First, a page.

It isn’t just webOS’ future that’s in shambles. As we’ve recently heard, it’s all of HP that’s looking a little haggard at this point. With talk that the company’s current CEO, Leo Apotheker, is on the way out, it isn’t looking good for the company at all. (Unless, of course, you’re someone who thinks Apotheker’s replacement is a good thing.) After the announcement that HP would be ending hardware support for webOS, and the subsequent fire sale of the HP TouchPad, the future of webOS was put on a pedestal. We’ve been talking about the state of webOS for a long time, especially considering it has such a big cult following, but after huge news like that, obviously webOS jumped into the lime light. But, now that the furor has died down slightly, should we start thinking about actually letting webOS die?
The truth is, while webOS does indeed have a following, the mobile OS hasn’t seen its time in the spotlight in quite some time. Even with the announcement of the HP TouchPad, HP Veer and HP Pre3, people seemed to be more somber about the whole thing. We hadn’t been blown away by webOS probably since its launch, and it didn’t look like HP was ready to surprise us anytime soon, either. And now, well, even with HP hinting that webOS development isn’t dead after all, I don’t think anyone is really expecting any surprises from HP.
Things could change with Apotheker’s removal, I imagine. It’s been no secret that the man wasn’t a fan of the Palm acquisition, and he had always made it pretty clear that HP wasn’t in the smartphone business, even after nabbing webOS. So, while smartphones may be a dead end for HP, the rest of us keep wishing that something will change. That, somehow, webOS will miraculously pop back into existence, and we can start talking about all the great new smartphones that are coming down the pipe.
But within those same conversations was talk about HP licensing out webOS to another manufacturer. There were options, and there still are options. Samsung’s name was one of the first to pop up, but then the company quickly dropped out of that race. And now that HTC is talking about purchasing their own OS, there’s that flicker all over again. But, while licensing is great and it would indeed breathe a breath of fresh air into the mobile OS (more than likely), it just makes it seem that webOS is even more fragile than it probably really is. webOS doesn’t have a home, at this point, and support is practically non-existent. Sending it into another home, especially one that has so many other kids (Android and Windows Phone), may see it more neglected than anything else.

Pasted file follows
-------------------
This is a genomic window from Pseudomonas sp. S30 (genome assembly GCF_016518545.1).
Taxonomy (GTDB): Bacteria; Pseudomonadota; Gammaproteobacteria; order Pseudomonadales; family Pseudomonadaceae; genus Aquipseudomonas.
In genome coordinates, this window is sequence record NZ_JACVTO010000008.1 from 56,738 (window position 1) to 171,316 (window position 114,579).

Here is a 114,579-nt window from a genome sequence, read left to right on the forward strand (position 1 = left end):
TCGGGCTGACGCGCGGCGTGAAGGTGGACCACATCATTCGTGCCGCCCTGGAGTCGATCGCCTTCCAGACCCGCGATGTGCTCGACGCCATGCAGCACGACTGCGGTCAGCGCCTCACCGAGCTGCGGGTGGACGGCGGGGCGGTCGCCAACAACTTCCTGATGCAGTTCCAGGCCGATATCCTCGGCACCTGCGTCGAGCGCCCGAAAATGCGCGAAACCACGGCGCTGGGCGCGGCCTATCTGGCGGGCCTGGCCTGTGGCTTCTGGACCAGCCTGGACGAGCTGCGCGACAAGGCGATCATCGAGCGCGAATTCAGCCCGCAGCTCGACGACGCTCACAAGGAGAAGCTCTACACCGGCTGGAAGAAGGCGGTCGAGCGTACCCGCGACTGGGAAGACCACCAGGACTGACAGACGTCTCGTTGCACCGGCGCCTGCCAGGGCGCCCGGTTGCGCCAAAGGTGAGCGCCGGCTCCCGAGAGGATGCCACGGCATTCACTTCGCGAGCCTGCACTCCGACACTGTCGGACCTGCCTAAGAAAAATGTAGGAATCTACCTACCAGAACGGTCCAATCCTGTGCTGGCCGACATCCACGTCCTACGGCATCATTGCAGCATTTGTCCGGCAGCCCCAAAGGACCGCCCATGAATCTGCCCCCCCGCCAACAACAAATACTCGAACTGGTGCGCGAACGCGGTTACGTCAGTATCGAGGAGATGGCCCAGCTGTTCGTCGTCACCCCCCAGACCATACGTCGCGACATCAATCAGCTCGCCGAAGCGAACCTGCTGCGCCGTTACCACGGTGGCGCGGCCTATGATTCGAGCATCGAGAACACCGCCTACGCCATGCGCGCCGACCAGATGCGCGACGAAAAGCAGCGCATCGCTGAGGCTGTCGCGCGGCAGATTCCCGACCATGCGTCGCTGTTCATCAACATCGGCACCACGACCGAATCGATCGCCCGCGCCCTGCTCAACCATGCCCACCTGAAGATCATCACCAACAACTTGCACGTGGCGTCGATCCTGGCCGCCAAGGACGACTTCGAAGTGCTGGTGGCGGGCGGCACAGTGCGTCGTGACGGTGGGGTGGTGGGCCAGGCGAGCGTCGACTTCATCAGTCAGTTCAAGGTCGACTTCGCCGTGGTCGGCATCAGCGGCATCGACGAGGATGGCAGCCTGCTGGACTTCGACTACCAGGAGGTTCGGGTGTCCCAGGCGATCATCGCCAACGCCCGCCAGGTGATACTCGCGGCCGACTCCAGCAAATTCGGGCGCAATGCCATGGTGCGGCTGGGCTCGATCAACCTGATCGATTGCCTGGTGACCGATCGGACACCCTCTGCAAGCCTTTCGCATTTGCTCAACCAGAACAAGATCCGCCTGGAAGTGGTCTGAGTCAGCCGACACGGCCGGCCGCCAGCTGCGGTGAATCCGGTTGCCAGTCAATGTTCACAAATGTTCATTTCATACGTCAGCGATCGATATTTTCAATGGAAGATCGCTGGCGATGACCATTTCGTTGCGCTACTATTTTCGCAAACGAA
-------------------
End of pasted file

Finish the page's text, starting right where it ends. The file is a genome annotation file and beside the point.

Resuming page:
So maybe we just let webOS die? Maybe we take this as a sign that no matter how great a mobile platform is, it has to be up to the manufacturer behind that platform to sell it, to make it worthwhile, and to support it. Without that support, no matter how great it is or how big the following may be, it will die. Companies like Apple, HTC, Research In Motion and Samsung know this very well. Specifically, Samsung who has bada OS, their proprietary OS that doesn’t have a huge fan base or time in the spotlight. But, the company is still there, supporting it. Yes, HP should have made the effort to do the same for webOS, but they didn’t, and now it’s gone. Maybe it’s time for the rest of us to let it go, too.
It will be tough to really watch webOS fade out. But, let’s face it, as quickly as the market moves, it wouldn’t be long before we completely forgot about it. It would probably only ever be brought up in comparison articles, or referenced when HP makes another move down the line. webOS needs hardware to match the software, but that probably won’t happen. So let’s just drop the curtain on the OS, call it a day, and move on. It’s regrettable what happened, but it did, and now we’ve got to accept that webOS is gone and never coming back.
Or will it?